A staple of the horror genre, H.P. Lovecraft’s influence has reverberated long after his time. Though Lovecraftian themes have made their way into horror film in everything from Alien to Evil Dead, straight adaptations of Lovecraft’s work have yet to find mainstream success to the same degree. Why is this? To many, the answer is that Lovecraft is simply unfilmable. To quote John Carpenter, “Some of his best stories are just impossible to visualize,” (Petley, 43). Still, it seems a shame that such foundational works in horror, steeped in Lovecraft’s distinctive imagery, should elude cinematic adaptation, the consequent introduction to entirely new, contemporary audiences, and the expression of his work in formats (such as IMAX) inaccessible during his time. Breaking Lovecraft’s writing into its constituent parts and examining the “filmability” of each will, I hope, allow us to challenge this notion of Lovecraft as unfilmable, inspiring filmmakers to push against these prescribed notions and employ their creativity to effectively bring Lovecraft’s work to the silver screen.
Perhaps the most essential element of Lovecraft’s writing is “cosmicism,” or, “the aesthetic crystallization of that burning and inextinguishable feeling of mixed wonder and oppression which the sensitive imagination experiences upon scaling itself and its restrictions against the vast and provocative abyss of the unknown,” (Petley, 39). Essential to this cosmicism is a sense of scale, with Stephen King characterizing it as “mak[ing] us feel the size of the universe we hang suspended in,” (Petley, 43). There is something about Lovecraft’s writing that makes the reader grapple existentially with their sense of self scaled against the vastness of the universe. Translating this cosmicism to the screen encounters difficulties, certainly, not the least of which is the variability of screen size. While cosmicism instilled in the imagination is to a degree unbounded (at a certain point, the brain simply becomes unable to conceptualize on this scale), film is inherently limited to the size of whatever it is viewed on. Inevitably, there will be those who watch the filmic version of a Lovecraft story on their TV, or worse, their phone, where attempts at scale will be respectfully appreciable at best and laughable at worst. A viewer will hardly be formally forced to conceptualize their insignificance when comfortably lying in bed watching on a screen roughly the size of their hand.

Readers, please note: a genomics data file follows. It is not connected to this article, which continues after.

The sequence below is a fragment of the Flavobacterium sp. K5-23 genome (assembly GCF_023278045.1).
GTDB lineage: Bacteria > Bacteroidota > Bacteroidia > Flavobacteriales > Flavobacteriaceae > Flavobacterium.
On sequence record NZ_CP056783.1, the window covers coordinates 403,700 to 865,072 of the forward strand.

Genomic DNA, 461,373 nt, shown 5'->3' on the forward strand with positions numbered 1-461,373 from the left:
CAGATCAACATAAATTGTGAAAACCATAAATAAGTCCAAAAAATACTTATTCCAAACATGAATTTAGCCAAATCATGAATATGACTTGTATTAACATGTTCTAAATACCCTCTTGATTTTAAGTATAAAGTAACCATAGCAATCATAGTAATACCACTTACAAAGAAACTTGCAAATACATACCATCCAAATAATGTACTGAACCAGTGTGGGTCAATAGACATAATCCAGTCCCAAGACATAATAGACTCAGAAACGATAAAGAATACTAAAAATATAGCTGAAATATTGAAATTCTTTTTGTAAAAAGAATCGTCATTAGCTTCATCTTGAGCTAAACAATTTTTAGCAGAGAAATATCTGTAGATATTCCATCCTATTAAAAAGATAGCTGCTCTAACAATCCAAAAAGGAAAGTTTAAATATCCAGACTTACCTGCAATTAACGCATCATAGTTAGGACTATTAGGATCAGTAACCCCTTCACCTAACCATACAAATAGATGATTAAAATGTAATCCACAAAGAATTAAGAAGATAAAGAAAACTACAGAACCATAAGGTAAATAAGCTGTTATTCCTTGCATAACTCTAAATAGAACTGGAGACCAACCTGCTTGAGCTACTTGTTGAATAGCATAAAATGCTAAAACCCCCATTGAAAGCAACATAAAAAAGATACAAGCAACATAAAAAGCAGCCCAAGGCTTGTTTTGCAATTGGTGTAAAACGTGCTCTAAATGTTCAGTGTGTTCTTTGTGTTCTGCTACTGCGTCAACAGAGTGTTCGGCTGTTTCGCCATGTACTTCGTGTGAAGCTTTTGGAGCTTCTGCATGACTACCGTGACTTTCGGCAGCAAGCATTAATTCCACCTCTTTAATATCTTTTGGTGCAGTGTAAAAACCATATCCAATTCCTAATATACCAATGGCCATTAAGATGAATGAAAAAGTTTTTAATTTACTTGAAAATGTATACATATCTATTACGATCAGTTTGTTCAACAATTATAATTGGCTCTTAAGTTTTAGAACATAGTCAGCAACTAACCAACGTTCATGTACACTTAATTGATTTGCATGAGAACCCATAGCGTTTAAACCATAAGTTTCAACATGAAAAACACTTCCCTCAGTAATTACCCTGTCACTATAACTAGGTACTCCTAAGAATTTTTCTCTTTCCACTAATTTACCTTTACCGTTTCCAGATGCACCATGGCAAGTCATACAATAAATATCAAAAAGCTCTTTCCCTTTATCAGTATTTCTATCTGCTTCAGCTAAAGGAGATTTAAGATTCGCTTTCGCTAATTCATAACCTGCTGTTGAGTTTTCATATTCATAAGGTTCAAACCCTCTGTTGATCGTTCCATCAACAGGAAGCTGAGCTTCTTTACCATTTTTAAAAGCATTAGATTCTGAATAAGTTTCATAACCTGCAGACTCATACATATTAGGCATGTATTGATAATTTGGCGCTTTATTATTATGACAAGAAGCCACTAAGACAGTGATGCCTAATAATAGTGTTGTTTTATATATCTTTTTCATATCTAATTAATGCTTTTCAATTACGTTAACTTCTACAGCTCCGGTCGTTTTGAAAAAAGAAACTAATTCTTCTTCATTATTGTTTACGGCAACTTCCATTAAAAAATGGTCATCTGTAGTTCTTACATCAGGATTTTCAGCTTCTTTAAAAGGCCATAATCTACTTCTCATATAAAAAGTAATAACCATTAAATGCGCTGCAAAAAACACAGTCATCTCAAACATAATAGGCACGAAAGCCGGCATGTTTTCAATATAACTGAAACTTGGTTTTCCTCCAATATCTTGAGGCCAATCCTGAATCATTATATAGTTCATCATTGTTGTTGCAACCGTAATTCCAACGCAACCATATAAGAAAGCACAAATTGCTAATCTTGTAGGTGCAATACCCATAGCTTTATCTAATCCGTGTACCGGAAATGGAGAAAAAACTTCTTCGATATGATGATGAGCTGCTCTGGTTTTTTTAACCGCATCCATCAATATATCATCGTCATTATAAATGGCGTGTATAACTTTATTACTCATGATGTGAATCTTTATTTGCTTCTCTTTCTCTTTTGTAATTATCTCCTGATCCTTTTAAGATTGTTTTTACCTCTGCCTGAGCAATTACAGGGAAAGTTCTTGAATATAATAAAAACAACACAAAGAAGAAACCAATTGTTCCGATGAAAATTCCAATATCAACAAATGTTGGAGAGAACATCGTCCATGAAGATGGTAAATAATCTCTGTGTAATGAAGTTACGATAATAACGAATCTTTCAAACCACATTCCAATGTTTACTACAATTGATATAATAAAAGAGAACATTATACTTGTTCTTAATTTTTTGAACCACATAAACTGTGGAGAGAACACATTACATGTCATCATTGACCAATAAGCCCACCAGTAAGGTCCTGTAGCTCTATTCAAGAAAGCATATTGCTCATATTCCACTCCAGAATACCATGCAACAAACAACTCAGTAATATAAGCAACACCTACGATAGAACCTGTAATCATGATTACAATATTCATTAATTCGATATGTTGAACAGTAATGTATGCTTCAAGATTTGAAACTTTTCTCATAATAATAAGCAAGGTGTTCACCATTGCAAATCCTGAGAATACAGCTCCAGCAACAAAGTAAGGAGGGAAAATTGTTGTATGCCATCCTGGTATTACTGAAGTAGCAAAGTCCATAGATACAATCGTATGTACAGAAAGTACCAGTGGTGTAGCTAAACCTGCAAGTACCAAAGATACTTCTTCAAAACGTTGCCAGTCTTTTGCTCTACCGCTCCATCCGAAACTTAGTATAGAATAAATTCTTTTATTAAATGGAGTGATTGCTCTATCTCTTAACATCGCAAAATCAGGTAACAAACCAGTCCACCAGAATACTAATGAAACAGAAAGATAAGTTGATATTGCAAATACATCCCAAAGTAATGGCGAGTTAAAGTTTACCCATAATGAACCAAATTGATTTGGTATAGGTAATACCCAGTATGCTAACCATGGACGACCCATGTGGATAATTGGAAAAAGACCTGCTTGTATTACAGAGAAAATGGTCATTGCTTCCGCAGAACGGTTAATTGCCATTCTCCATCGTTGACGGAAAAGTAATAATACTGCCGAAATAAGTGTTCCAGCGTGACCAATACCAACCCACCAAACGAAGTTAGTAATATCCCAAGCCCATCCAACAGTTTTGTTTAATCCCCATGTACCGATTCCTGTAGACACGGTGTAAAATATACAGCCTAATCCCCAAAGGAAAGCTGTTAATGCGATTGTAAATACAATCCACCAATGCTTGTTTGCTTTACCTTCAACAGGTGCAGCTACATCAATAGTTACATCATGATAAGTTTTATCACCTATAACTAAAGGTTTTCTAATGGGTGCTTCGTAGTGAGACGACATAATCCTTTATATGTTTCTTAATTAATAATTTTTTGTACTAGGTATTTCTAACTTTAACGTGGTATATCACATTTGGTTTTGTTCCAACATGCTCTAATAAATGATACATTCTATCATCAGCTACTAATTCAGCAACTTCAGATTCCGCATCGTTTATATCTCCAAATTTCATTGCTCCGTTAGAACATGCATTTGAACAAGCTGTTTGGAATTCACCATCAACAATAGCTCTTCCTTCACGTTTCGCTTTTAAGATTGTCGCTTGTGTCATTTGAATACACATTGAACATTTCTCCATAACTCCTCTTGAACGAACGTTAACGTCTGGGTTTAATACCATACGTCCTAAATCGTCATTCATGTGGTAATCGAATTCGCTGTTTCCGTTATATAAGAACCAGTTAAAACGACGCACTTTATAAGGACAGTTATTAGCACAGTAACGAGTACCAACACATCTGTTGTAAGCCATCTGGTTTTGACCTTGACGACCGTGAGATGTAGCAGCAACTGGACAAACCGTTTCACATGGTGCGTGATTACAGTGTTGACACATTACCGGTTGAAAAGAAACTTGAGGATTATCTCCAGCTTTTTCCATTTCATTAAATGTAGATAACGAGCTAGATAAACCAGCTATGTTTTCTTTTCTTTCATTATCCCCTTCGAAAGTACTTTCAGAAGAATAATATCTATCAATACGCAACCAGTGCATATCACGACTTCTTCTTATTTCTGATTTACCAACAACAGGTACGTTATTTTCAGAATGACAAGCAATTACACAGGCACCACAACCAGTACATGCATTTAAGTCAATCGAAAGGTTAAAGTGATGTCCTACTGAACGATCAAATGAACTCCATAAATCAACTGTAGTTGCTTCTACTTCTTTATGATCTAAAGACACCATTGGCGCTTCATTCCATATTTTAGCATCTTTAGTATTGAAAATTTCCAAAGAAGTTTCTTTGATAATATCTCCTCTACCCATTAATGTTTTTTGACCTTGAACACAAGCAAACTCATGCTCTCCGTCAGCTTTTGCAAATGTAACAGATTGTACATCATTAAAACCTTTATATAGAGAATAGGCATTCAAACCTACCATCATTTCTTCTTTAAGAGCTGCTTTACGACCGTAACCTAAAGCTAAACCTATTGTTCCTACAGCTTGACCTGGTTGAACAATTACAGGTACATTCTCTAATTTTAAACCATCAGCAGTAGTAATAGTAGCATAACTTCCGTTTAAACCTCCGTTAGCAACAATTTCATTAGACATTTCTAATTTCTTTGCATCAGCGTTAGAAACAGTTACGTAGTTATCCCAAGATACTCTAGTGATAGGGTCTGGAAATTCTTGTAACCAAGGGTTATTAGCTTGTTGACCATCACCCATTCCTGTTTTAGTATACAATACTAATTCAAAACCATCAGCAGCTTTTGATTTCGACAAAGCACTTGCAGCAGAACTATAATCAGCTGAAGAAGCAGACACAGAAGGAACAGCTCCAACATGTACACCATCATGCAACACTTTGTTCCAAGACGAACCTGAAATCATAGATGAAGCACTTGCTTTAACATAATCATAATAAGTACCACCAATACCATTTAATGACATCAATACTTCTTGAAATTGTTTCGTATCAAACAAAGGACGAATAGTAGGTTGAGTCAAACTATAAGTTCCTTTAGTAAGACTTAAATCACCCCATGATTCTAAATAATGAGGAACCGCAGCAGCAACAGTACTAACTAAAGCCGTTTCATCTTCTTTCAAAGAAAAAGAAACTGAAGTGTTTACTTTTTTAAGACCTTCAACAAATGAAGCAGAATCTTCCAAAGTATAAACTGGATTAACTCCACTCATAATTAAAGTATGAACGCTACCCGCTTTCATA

Simultaneously, however, film provides a unique opportunity to formalize this sense of cosmicism, making it tangible in a way not afforded through text. While reading, the sense of scale is bounded by the reader’s imagination – scale becomes incomprehensible when it surpasses the bounds of lived experience, which is why models of things like the solar system are so fascinating to us. These models allow humans to conceptualize the vast distances of space, making possible a comprehension of just how small we are on the cosmic scale. The Moon already seems so far away when we look at it at night, just wait until you see how far Pluto is in comparison! While screen size can be limiting in the case of TVs, laptops, or phones, the converse is true when considering the cinema. IMAX screens in particular are expansive, providing a unique opportunity to first situate the viewer in the film’s world when they connect with the protagonist or audience surrogate and then impose scale onto the viewer – both diegetically with the audience surrogate grappling with scale within the film, and for the viewer themselves, faced with a screen that encompasses their entire vision. This sense of scale is heightened in the dark conditions of the theater, the black void beyond the edges of the screen (if the edges are even visible from the seat) allowing the viewer to accentuate what is bounded by the screen with their imagination filling in the space beyond, seeded and inspired by what’s displayed. These effects can be further exaggerated with modern tech and CGI – creating monsters bigger than life or tracking, panning, and pulling from the relatable scale to the cosmic – though true scale has existed throughout film history, such as in D.W. Griffith’s 1916 Intolerance, specifically the scale of the ancient cities and crowds.